Max Weber Biography, Life, Interesting Facts
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Childhood and Early Life
German philosopher, sociologist, economist, and activist Maximilian Karl Emil Weber was born on April 21, 1864, in Erfurt, Prussia. His father came from a family of industrialists, but trained as a lawyer and later became a politician. His mother Helene came Huguenot heritage. Weber had a younger brother, Alfred, who also became a political economist and sociologist. His was a cultivated, prosperous family with a range of political and social views and contact.
Max Weber was a student at the University of Heidelberg where he enrolled in 1882 to study law. His studies were interrupted by military service, after which he reassumed his studies at the University of Berlin. He passed his bar exams in 1886, obtaining a doctorate in law in 1889. His thesis was on legal history covering commercial law in the Middle Ages.
Rise to Fame
After obtaining his qualifications, Max Weber spent some time working in legal practice and also in the public service. He was then given a research commission, working under Gustav Schmoller at the Verein für Sozialpolitik, a social science association.
Weber produced the East Elbian Report on the displacement of German agrarian workers in East Prussia by Polish migrant labourers. The report was politically controversial but was also greeted with some acclaim.
Max Weber's research led to an appointment at Freiburg University (1894). Then in 1896, he was given a professorship in political economy at Heidelberg University. In Heidelberg, he became involved with other intellectuals, and soon a group known as the Weber Circle had formed. He developed a sound reputation as a political economist and academic.
Then in 1897, Weber suffered a nervous-breakdown which occurred not long after the death of his father. He stopped teaching in 1903 and devoted himself to research and study covering religious and philosophical subjects. This period led to the publication of The Protestant Ethic and the Spirit of Capitalism (1904-1905), a collection of essays.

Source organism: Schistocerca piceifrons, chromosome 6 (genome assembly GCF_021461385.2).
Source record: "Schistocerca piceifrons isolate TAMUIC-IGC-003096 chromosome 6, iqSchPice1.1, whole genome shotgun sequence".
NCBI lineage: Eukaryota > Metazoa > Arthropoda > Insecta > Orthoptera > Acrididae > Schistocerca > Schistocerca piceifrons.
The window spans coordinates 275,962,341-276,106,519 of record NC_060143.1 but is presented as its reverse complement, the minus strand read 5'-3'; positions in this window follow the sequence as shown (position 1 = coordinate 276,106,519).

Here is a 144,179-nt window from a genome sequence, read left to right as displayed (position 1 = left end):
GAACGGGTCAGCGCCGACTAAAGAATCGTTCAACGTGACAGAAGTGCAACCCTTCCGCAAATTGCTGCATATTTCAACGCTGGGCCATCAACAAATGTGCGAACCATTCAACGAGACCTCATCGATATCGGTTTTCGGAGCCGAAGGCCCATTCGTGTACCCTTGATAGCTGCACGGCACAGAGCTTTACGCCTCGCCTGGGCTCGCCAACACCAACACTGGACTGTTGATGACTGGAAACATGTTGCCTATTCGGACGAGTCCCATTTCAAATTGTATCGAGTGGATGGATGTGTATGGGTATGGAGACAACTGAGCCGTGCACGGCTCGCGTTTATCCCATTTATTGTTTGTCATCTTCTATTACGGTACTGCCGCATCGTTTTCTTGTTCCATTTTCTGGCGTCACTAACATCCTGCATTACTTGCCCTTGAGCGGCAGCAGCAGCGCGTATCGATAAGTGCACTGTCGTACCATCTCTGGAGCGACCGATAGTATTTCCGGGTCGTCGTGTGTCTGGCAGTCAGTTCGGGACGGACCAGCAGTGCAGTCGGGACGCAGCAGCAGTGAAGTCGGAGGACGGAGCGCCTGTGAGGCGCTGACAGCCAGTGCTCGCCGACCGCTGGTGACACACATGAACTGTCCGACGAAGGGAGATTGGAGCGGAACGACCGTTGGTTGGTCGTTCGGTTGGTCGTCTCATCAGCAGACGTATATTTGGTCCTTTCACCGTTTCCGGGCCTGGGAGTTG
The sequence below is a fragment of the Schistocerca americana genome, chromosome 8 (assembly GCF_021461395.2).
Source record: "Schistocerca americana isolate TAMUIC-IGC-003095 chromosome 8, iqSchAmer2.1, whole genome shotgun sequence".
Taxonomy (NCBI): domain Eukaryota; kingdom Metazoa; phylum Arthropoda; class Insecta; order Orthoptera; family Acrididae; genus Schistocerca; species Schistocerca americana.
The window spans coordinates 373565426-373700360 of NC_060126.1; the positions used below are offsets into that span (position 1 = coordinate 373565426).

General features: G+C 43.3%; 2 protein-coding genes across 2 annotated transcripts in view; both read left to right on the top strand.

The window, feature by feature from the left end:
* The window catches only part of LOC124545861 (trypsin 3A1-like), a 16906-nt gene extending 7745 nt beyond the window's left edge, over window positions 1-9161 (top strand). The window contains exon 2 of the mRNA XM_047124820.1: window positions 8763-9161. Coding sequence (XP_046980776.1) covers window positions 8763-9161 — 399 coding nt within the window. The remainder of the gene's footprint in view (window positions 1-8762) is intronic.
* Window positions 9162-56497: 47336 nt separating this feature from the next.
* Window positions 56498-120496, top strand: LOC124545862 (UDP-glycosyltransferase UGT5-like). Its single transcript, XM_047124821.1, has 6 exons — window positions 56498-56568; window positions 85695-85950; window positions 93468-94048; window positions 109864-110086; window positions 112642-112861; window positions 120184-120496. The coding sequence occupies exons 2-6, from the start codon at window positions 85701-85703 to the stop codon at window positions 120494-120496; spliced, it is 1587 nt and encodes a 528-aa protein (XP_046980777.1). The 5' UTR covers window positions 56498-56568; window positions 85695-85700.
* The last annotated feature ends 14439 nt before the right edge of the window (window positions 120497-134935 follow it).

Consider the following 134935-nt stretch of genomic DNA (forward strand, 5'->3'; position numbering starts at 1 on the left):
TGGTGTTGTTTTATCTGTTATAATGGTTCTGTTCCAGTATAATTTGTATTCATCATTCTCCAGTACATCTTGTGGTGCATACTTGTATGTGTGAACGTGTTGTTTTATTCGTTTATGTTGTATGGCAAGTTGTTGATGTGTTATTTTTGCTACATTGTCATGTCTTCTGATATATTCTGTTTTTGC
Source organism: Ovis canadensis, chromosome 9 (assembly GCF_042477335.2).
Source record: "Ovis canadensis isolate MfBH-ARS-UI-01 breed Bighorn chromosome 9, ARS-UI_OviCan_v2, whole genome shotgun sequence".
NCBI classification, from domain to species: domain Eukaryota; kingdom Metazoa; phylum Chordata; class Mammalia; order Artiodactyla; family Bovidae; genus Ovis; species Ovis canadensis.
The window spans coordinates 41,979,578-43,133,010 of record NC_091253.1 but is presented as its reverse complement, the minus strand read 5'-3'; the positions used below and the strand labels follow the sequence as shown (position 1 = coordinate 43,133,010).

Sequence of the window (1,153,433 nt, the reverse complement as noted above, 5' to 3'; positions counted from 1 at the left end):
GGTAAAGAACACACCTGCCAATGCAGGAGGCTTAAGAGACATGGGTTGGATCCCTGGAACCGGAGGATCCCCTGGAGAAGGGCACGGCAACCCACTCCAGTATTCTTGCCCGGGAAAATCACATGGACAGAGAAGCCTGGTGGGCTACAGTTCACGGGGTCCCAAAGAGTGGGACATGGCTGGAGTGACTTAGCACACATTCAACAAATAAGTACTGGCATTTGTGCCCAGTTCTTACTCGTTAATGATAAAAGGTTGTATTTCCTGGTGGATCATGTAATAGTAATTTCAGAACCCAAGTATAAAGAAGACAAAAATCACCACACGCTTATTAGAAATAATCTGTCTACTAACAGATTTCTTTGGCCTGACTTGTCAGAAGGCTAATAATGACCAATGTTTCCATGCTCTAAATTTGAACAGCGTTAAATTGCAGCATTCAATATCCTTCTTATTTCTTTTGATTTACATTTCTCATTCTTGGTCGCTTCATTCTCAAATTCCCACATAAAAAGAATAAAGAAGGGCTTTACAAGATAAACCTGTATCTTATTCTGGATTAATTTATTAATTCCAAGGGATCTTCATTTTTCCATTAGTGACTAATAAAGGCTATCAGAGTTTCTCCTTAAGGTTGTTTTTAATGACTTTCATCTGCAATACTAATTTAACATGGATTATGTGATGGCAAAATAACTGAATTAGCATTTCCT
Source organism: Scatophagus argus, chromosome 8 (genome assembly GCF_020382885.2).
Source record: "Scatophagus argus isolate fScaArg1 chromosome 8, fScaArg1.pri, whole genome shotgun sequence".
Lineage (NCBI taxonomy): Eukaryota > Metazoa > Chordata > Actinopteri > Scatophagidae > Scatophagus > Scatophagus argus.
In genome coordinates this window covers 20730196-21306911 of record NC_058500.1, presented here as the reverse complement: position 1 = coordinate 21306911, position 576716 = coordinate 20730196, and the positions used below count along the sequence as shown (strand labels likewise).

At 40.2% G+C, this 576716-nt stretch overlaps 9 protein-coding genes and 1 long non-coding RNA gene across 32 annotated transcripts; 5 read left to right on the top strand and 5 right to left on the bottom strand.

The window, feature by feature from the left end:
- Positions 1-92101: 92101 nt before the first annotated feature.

Max Weber visited America during this time, and he also edited a major social science journal. He helped establish the Deutsche Gesellschaft fur Soziologie (1909) and devoted his energies to studying the comparative sociology of world religions. This phase of his career was his contribution to the founding of modern social science.
World War I
During World War I, Max Weber was critical of the government and warned against various government policies including Germany’s annexation of Belgian, submarine warfare and the lack of democracy in Germany. He also called for constitutional reform, the empowerment of parliament and universal suffrage. He was on the draft board of the Weimar Constitution and was also part of the German delegation at Versaille. He was against the Treaty of Versaille. Publications from this time include The Religion of China (1916), The Religion of India (1916) and Ancient Judaism (1917-1918).
Max Weber returned to academia in 1919 and lectured at the University of Vienna, Austria and the University of Munich, Germany. The manuscript he was working on at the time of his death was published posthumously as Economy and Society (1922).
Diseases and Disabilities
After his father’s sudden death in 1897, Max Weber suffered from anxiety, insomnia, and depression which led to a nervous breakdown and time spent in sanitoriums on a couple of occasions. In 1903, he ceased teaching for a time and devoted himself to study and research.
Max Weber married Marianne Schnitger, who would later edit his collected works and write a biography on him. Max Weber died in the Spanish influenza epidemic on the 14th June 1920.
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